City Equipment Operator Killed when Run Over by a Rotary Riding Mower
Massachusetts Case Report: 03-MA-041-01
Release Date: November 30, 2005
On August 20, 2003, a 54-year-old public sector equipment operator (the victim) was fatally injured when he was run over by a sit-down rough rotary mower. The victim, who was mowing a section of a city park, stopped the mower on an edge of a hill and turned off the engine. After exiting the mower, he noticed that it had started to roll down the hill. The victim attempted to stop the rolling mower by stepping in front of it, but became trapped underneath the mower and was dragged approximately 75 feet. The victim was ejected from underneath the mower and the mower continued to roll another 25 feet. Two co-workers who were working nearby witnessed the incident and went to assist the victim. A call was placed for Emergency Medical Services (EMS). EMS responded to the incident site within minutes and transported the victim to a local hospital where he was pronounced dead. The Massachusetts FACE Program concluded that to prevent similar occurrences in the future, employers should:
- Develop, implement, and enforce standard operating procedures (SOPs) for operating and shutting down mowers, including requirements to park mowers on level ground.
- Develop, implement, and enforce a comprehensive written safety program, which includes training on hazard recognition and the avoidance of unsafe work practices and conditions.
In addition, employers of state and municipal workers should:
- Provide work environments that, at a minimum, meet all relevant Occupational Safety and Health Administration (OSHA) and American National Standards Institute (ANSI) requirements and standards.
On August 26, 2003, the Massachusetts FACE Program was notified by the city clerk’s office through the 24-hour Occupational Fatality Hotline, that on August 20, 2003, a 54-year-old male was fatally injured when he was run over by a lawn mower. An investigation was initiated. On October 2, 2003, the Massachusetts FACE Program Director traveled to the city parks department office and the incident location where the department’s deputy commissioner was interviewed. The death certificate, mower information, and police incident report were reviewed. Photographs of the machine involved in the incident and the incident location were taken during the course of the site visit.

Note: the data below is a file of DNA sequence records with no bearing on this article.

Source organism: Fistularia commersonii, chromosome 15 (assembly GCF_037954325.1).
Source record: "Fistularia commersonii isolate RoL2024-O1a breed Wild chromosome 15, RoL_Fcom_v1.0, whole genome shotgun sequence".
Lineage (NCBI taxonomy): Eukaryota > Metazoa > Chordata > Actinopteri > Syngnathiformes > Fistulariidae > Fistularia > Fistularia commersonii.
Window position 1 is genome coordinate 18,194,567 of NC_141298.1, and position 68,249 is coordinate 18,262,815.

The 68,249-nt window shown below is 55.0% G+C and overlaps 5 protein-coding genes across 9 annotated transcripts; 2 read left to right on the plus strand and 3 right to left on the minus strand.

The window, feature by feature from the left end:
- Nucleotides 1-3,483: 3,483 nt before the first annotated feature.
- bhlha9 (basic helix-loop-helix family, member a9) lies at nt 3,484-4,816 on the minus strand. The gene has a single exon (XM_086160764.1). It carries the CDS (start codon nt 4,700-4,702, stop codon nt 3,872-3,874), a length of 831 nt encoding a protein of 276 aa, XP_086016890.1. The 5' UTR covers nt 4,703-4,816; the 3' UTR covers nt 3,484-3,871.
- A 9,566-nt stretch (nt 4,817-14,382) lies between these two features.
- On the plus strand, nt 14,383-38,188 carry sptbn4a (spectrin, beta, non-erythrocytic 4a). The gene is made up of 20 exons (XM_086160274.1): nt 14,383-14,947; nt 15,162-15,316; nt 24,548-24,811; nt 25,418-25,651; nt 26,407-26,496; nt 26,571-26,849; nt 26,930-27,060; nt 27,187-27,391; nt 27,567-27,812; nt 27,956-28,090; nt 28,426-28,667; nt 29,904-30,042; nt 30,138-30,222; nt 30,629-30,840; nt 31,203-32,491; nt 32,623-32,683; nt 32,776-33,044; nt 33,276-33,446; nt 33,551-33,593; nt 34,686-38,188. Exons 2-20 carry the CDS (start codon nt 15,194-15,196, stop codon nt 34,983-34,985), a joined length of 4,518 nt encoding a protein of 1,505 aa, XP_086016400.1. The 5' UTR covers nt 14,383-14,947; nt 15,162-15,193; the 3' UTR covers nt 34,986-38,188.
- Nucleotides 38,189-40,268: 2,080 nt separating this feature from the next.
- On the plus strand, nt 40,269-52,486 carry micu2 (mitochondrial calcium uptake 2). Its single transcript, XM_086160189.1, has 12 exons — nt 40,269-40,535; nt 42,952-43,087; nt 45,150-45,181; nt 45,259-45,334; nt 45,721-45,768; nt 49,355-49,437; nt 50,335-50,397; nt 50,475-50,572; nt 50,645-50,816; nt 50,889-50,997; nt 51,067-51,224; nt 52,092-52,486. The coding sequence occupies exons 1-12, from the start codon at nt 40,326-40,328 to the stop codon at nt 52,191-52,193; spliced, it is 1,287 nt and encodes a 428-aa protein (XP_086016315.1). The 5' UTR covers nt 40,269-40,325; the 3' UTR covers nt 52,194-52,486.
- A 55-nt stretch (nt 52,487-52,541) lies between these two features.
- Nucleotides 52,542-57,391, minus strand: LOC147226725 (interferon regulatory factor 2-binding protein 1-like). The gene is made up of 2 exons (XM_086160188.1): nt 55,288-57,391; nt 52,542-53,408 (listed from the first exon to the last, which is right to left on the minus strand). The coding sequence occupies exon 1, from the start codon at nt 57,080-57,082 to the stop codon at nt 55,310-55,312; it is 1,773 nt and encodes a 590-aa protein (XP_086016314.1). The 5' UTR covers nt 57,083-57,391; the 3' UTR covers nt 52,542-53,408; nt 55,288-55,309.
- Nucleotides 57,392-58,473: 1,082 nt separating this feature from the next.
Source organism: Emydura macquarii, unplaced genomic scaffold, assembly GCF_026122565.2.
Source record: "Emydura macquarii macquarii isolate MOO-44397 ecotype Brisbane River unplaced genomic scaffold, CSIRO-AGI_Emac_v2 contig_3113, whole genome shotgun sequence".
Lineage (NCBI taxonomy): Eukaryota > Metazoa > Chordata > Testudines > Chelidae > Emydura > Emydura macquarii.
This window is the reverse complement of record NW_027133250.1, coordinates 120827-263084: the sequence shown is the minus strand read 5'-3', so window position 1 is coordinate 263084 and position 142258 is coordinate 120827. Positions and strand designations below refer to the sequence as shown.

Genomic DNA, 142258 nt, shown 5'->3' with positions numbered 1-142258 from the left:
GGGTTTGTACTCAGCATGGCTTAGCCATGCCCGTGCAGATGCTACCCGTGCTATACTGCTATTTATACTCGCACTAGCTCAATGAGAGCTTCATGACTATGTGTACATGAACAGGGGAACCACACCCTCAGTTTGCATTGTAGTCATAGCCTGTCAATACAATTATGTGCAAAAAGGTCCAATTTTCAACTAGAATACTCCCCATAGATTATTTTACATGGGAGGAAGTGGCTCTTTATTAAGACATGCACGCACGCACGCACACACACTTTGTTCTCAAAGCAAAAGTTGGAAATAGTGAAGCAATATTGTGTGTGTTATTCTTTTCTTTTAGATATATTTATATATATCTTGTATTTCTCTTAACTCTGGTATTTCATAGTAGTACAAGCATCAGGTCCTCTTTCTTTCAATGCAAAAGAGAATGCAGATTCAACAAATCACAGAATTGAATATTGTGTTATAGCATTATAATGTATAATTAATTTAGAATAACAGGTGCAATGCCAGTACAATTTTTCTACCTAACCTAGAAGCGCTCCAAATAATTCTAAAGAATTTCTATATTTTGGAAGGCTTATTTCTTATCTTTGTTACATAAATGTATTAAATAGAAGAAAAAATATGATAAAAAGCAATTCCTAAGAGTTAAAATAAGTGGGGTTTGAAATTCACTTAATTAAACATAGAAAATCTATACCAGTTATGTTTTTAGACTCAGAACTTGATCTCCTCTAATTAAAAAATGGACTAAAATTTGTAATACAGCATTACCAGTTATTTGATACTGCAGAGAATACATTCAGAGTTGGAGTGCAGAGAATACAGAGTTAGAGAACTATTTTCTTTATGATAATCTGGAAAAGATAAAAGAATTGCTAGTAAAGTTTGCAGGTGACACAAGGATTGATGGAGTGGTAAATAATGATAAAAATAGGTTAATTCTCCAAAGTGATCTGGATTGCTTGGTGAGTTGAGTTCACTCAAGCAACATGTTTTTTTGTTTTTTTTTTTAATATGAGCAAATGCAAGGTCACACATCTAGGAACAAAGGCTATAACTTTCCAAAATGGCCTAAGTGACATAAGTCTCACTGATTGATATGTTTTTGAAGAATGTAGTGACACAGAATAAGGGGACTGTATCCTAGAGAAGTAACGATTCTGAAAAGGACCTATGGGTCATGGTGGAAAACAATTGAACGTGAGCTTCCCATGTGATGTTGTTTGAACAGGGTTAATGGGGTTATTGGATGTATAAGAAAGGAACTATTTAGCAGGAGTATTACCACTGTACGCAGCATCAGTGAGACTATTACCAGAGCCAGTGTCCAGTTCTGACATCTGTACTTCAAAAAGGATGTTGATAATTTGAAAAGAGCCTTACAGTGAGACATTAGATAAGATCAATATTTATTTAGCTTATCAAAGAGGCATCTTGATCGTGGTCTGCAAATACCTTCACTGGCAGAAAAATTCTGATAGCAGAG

The employer, a city parks department, employed approximately 60 people. The incident location was a 480 acre city-owned park that had been in existence for more than 100 years. At the time of the incident, the victim and 16 other employees held the job title of laborer/motor equipment operator. The victim had worked for the city parks department for approximately eight years.
The employer did not have a designated person in charge of safety and health and did not have a written safety and health program. Training provided by the city on the mower involved in the incident was on-the-job. The dealership from which the city purchased the mower had provided limited training to employees on the mower upon delivery. The victim did have a current Massachusetts Commercial Drivers’ License (CDL) and a Hoisting Machinery Operator License, issued through the Massachusetts Department of Public Safety, although these licenses are not required to operate the equipment involved in the incident. The victim was a member of a public sector union.
The vehicle involved in the incident was a rough rotary mower that was approximately three years old (Figure 1). It was a sit down style mower with a four cylinder 87 horsepower diesel engine. The mower was equipped with four-wheel drive and 29 inch diameter front tires and 24 inch diameter rear tires. The maximum forward mowing speed was 8.5 miles per hour and the maximum forward transport speed was 20 miles per hour. The mower’s braking system consisted of drum brakes and a hand lever parking brake. The mower contained three cutting decks: a 92 inch front deck with five 21 inch blades and two 59 inch wing (side) decks each with three 21-inch blades. Each cutting deck could be placed in a folded up position so the mower would be able to fit into smaller spaces. The over all cutting width of the mower was 192 inches (16 feet). The mower weighed 6,350 pounds and was 16 ½ feet wide and 14 ½ feet long.
The victim’s normal working hours were 7:00 a.m. – 3:30 p.m. On the day of the incident, the victim’s task was to mow grass inside the city owned park. The deputy commissioner had reported that the ground conditions were wet/damp on this day. Mowing the grass at the park was an ongoing task, because once the entire park had been mowed, the sections that had been mowed first would have to be mowed again. The victim was specifically assigned to the mower involved in the incident and had been using the mower for the past few years. Two other employees had been working with the victim prior to the incident. One was using a different style mower and the other was weed trimming locations where the mowers could not fit.